So when I got my first computer 2 years ago and only about 15 years behind the cultural curve I was thrilled to find that it came with 6 months free of AOL. After noodling around for a bit I discovered AOL’s journal pages and was hooked. Press a button and pictures appear. Click another and post, change colors, edit entries, resize graphics and post again. No coding, no hassle, no knowledge required. Just click “It’s All About Me’ and yammer away. I loved it.

AOL’s wrongheaded decision to sell advertising space in the form of those glaringly awful headline banners on their relatively pricey subscriber pages (for those who had to pay) was enough to nudge quite a few to jump ship. As much as I balked it was, for me at least, a move whose time had come. For even as I rail, rant and rebel against leaving my cozy little comfort zone, I’ve come to realize in the past week or so that what I really wanted, and probably needed, was to be challenged; pushed into learning and forced into experiencing something new. I’m fairly adventurous in other aspects of my life (as long it doesn’t involve anything too technically advanced like say… a DVD player) and it bothered me how resistant I was to leaving home and venturing out into the world, as it were.

So here I am, and welcome to my new space. I like it. It’s still a little rough around the edges ~ I haven’t got all the links in and I’m not sure yet how to do internal links or relocate pics. I’d like to design a new title logo and maybe change some colors. The thing is, I just may be able to figure out how to do that now. With a little help from my friends, of course.

And that’s another thing ~ there’s still a community here, full of people who are generous, supportive and willing to throw a rope to those in need. New friends, old friends ~ we’re all just a click away. What’s the worst thing that could happen?

Right, don’t answer that.

Now I’m going to see if I can place a little gif. here, and if it works, I’m off to figure out Bloglines...

oops ~ my animated gif. is decidedly unanimated. Babysteps...

Friday, November 25, 2005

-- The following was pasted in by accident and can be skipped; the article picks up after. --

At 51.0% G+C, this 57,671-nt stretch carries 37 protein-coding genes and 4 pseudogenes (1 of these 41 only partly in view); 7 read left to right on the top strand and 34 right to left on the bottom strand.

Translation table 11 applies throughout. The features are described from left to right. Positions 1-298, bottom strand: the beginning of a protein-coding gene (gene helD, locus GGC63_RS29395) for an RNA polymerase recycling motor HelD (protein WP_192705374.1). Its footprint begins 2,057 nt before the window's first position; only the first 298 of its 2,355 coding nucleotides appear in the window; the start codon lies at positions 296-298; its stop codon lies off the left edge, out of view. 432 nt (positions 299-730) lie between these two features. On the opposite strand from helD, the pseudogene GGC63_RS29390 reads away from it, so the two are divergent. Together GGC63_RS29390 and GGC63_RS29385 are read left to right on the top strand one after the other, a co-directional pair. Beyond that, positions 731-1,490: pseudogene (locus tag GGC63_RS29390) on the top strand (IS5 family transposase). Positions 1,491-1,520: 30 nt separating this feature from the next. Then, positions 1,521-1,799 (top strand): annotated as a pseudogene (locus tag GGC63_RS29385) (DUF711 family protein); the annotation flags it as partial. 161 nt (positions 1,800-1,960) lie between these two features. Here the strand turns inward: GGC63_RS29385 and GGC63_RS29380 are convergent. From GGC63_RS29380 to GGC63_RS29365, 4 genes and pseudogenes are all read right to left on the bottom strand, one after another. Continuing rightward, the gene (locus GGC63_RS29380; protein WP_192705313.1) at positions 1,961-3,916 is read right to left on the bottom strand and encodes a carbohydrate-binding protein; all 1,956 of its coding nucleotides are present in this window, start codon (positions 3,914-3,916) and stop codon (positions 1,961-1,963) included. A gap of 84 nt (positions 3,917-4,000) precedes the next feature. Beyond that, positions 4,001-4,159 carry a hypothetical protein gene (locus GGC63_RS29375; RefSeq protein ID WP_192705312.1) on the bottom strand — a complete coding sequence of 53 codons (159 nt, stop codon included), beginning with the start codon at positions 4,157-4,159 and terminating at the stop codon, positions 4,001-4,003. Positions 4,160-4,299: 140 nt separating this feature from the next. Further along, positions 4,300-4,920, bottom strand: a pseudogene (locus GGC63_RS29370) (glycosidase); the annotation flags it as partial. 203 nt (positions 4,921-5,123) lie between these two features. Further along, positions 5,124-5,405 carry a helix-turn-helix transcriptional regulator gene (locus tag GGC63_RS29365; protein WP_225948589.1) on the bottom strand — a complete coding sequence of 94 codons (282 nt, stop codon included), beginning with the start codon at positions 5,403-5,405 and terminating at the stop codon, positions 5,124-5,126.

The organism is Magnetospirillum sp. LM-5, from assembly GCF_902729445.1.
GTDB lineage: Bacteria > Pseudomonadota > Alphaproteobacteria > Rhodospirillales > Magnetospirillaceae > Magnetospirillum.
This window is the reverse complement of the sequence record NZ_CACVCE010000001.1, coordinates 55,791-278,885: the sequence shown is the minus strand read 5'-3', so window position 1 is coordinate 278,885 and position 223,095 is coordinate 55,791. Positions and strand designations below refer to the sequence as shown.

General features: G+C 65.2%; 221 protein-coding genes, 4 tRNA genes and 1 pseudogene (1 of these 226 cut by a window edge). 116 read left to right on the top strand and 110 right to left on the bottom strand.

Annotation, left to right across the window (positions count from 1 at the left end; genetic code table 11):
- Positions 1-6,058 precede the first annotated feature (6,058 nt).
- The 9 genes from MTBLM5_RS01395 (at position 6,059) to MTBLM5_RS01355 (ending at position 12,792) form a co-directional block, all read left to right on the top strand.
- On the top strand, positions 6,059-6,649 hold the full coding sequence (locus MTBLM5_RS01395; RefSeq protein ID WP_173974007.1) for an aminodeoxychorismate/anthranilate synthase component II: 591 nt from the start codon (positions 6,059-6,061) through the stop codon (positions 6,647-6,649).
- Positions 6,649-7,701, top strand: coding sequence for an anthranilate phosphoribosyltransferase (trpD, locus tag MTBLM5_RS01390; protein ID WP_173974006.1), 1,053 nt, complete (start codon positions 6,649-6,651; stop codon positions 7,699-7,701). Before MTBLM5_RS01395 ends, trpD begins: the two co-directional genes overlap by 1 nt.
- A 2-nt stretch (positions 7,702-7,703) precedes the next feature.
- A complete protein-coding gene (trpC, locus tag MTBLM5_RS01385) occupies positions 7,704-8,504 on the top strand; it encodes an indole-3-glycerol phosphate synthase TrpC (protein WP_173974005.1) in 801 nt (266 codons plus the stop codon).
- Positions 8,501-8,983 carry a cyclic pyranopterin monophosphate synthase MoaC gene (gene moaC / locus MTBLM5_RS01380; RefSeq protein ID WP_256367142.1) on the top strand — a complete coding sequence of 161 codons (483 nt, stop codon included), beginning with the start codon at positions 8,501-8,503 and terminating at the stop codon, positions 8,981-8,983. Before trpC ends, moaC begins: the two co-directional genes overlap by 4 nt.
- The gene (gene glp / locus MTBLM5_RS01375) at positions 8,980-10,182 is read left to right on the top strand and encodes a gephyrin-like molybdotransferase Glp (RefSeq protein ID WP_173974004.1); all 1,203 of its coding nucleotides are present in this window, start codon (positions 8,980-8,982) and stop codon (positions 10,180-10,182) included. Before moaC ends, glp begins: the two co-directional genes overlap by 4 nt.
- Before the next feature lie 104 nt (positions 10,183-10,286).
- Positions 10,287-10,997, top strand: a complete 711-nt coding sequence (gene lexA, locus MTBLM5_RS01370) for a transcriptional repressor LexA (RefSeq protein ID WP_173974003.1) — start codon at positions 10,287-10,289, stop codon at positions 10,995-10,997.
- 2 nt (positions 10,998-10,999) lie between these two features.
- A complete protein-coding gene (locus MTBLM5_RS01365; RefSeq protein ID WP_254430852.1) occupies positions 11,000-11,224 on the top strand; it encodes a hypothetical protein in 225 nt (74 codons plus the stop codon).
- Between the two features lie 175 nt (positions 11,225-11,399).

now is the entry of my discontent

My new blog is pissing me off. Oh, I know what you're thinking. It's not the blog. It's her. She's an idiot. Always has been; why have we not noticed this before? Must have been the AOL beer goggles...

After all, how many times does one have to be told that no, silly, you cannot cut and paste from your old blog to the new one with fonts and everything intact. I tried it. Five times. And I can't get that picture out of my sidebar, even though I removed it from Profile. A hundred times.

If the definition of madness is repeating the same action over and over and expecting a different result, then I am really quite insane. Again, how long has this gone undetected? And why am I not being treated? Aren't there drugs? I'm sure there are drugs.

Please give me drugs.

I click here, I edit code there ~ which is hilarious because I have as much chance of deciphering code as I have of singing an opera in Mandarin Chinese ~ and nothing happens. I can't seem to save changes.

I'm not happy with the graphic placement thingy ~ you can't change your mind and cut and paste in another location; you have to keep uploading or something. But changing my mind is what I do. Constantly. Back and forth, back and forth ~ again, there's that whole repetition/insanity issue. And what if I want to place a graphic at the end, or within the body of the text? Because I do, you know. I really do.